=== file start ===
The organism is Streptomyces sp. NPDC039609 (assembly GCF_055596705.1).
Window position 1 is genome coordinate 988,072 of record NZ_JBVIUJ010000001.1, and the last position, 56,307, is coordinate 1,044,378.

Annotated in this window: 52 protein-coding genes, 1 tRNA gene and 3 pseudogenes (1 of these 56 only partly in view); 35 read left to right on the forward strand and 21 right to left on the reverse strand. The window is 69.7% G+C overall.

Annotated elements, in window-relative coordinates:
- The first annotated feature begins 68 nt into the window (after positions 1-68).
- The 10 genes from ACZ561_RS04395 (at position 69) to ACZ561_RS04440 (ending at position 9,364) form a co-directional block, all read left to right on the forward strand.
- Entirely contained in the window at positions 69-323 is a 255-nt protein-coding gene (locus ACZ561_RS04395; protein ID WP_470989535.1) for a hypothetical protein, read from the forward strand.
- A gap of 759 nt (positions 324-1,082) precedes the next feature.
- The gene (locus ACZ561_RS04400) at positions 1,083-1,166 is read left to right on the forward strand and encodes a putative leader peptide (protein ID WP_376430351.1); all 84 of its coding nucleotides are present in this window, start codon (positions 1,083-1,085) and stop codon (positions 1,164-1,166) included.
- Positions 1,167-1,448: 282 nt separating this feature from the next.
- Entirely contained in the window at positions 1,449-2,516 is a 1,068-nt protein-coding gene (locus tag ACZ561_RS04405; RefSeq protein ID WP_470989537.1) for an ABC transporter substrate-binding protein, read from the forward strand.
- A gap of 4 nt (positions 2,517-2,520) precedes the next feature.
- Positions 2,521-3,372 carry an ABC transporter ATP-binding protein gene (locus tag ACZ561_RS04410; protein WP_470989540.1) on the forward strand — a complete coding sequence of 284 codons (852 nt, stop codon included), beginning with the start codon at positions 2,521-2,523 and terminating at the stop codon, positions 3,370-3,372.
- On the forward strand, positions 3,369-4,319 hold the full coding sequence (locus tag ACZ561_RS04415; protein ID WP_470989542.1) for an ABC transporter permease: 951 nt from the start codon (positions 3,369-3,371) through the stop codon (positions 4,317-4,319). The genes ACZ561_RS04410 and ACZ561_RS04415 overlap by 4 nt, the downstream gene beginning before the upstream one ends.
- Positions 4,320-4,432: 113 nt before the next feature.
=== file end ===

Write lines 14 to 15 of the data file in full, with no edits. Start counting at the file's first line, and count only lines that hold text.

- On the forward strand, positions 3,369-4,319 hold the full coding sequence (locus tag ACZ561_RS04415; protein ID WP_470989542.1) for an ABC transporter permease: 951 nt from the start codon (positions 3,369-3,371) through the stop codon (positions 4,317-4,319). The genes ACZ561_RS04410 and ACZ561_RS04415 overlap by 4 nt, the downstream gene beginning before the upstream one ends.
- Positions 4,320-4,432: 113 nt before the next feature.